“I’ve seen those hush hush looks you give, when you’re talking to him.”-The Spill Canvas

 

I just finally got around to seeing the movie 13 Hours last weekend. It was quite the spectacle. I can’t say I’m a Michael Bay fan in any sense of the word, but the advisors on the film must have been pretty decent. We wanted to let the dust settle as far as unsolicited opinions go on this particular film. I’m going to try to share my two cents on the flick without spoiling any of it (in case some of you haven’t watched Fox News in the last 3 minutes and know nothing about what happened in Benghazi, Libya on September 11, 2012.)

 

The short version goes like this: On the 11th anniversary of September 11th, the diplomatic compound in Benghazi was attacked by a shit ton of angry assholes and it ended with 4 Americans dead, including a United States Ambassador,  and to this day no one has been held accountable.

 

I’m not going to get into “how realistic was it?” I’m also not going to sit here like everyone else in the team room and dissect weapons handling and tactics. But I am going to expand on the fact that there were many things this movie got right that I went in thinking would be botched. Not a lot of movies have been made about Security Contractors. During the GWOT, contractors played a massive role in performing (at a ridiculous cost most times) jobs that the U.S. Government just didn’t have the manpower or the capability to do. People hear “contractor” and think of some bearded guy with Oakleys, making $500 a day to sit on his ass and look cool. That’s definitely the case, for sure. But there are people that are contracted to mop the gym floor, purify water, perform administrative duties, fix radios, do construction, and on and on. When I refer to contractors now though, know I’m referring to the former.

 

Bearded dudes that sit on their asses for $500 a day and look cool. Yeah, that’s about the extent of it for the most part. But, what the movie nailed very well was the relationship between client and contractor. The CIA treated the contractors like unwanted baggage. They saw only what was in front of them. Essentially a bunch of gun-toting dudes who like to work out, play X-box and bitch about not having enough time to call home. I can tell you from experience, as can all of the OAF Nation staff, that this is typical no matter what government agency or even NON-government agency you work for. They don’t see you as the one that may have to take a bullet for them, or get them off the X when shit hits the fan; they see you as a burden that impedes their ability to perform a critical task, the depth of which your uneducated, knuckle dragging, trigger pulling ass couldn’t possibly fathom. I’ve seen this in the Dept of State staffers on the Baghdad embassy and the good ol’ folks over at the DOD in Afghanistan. You are paid well to know what’s best for optimizing their survivability in a shitty environment and mitigating any potential threats. They do not appreciate having to defer to the guy without a Master’s Degree for anything other than their McDonalds order. This was portrayed perfectly from top to bottom. The disdain of the men at arms and the denial of how essential they are is crystal clear in this film.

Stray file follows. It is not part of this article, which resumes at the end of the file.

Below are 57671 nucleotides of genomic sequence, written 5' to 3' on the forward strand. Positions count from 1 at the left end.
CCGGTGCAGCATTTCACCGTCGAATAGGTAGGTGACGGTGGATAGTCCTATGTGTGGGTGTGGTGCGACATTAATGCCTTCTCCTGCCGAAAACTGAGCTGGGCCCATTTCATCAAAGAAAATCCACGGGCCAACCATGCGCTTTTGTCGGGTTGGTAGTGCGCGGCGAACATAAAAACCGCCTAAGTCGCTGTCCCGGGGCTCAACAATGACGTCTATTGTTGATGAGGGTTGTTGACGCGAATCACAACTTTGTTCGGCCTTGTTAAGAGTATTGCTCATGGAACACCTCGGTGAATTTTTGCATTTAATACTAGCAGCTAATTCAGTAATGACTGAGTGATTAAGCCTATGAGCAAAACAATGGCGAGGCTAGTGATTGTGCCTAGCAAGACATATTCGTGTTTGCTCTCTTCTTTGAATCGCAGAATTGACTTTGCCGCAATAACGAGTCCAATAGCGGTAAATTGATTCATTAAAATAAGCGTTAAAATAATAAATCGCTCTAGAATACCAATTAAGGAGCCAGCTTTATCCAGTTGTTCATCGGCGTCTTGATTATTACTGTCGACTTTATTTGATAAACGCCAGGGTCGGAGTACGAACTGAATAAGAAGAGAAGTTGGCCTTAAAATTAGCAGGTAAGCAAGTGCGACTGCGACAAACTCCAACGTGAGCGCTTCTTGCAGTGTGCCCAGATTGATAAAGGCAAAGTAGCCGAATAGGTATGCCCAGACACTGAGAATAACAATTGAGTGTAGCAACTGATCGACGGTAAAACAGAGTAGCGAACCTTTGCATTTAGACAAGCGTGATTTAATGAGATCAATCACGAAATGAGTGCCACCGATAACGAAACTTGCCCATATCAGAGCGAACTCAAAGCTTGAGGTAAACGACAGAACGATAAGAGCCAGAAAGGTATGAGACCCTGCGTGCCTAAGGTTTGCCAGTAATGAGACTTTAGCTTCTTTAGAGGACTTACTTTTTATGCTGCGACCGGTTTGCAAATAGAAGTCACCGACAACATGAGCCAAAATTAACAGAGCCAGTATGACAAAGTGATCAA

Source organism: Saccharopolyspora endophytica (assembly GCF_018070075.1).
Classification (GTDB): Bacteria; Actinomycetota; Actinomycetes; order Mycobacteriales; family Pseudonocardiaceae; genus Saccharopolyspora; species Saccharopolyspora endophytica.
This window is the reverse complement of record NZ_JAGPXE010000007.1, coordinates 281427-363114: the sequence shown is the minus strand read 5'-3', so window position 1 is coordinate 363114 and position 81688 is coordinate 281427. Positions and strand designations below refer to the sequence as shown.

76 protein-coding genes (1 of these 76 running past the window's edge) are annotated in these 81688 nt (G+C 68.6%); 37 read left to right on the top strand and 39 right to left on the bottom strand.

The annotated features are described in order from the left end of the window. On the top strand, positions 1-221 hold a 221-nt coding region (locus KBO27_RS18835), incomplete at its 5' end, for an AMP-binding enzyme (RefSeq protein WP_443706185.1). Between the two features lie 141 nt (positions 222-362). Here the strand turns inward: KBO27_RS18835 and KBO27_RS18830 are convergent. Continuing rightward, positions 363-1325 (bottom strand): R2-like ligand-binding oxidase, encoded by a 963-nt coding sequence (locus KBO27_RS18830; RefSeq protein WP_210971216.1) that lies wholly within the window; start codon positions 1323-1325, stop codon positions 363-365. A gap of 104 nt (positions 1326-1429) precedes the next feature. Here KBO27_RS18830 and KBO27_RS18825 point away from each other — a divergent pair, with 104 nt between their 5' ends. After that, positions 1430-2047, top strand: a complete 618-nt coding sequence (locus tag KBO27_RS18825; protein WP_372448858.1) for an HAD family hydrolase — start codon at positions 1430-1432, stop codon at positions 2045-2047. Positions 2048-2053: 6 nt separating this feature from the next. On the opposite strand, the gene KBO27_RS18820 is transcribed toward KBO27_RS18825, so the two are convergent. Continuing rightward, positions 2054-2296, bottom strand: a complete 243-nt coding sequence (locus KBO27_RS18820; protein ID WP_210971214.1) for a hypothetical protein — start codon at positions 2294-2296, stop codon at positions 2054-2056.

Another aspect so well portrayed in 13 Hours was the inability of the government agency involved to acknowledge any kind of threat from radical Islamists. I was (un)lucky enough to witness this first hand, two summers ago in Baghdad, Iraq. The State Dept saw ISIS steamrolling across the country and dug their heads far into the sand. They said no repeatedly when my fellow security contractors sat them down and explained the contingencies that needed to be implemented. They wouldn’t hear of parties being cancelled and that sandbags needing to be filled. Nothing to see here, everything is fine. Diplomacy is working. Go Away. If what happened on Sept 11, 2012 hadn’t occured, I seriously doubt the Dept of State would have made the calls to Washington to get the ass we felt we may need in order to protect the thousands of Americans there pretending to nurture democracy in Iraq, and I wouldn’t be writing this today.

 

The best thing this movie did well was capture the sense of brotherhood that warriors share. A lot of dudes get into the business simply because they miss the camaraderie. The paycheck is nice, but there’s nothing better than being around a bunch of dudes who have a similar background and field of experience as you. Your team “gets” you. It’s a great feeling that is almost impossible to replicate at home. Yeah, dudes are leaving their families to go to a country that’s not at war, to do a job the client doesn’t appreciate, in an effort they don’t really care about. Why? Well, aside from the fact that some of them HAVE TO because they’ ve been doing since the “good ol’ days” and have gotten their kids and wives accustomed to the porsches, private schools, and tennis lessons a six-figure income allows; guys just want to be around their buddies in a familiar setting. I’d have died for anyone on my team in Afghanistan, hands down. I can look back and say it was the best time of my career in the gun club, and that’s something I can’t get at home. The men in GRS are portrayed as brothers who’d die for each other if necessary.

All in all, 13 Hours was a damn good flick and I highly suggest taking your lady to go see it. Warning: she may end up pregnant and you’ll end up growing a third testicle. 

 

-Grifter

 

 

 

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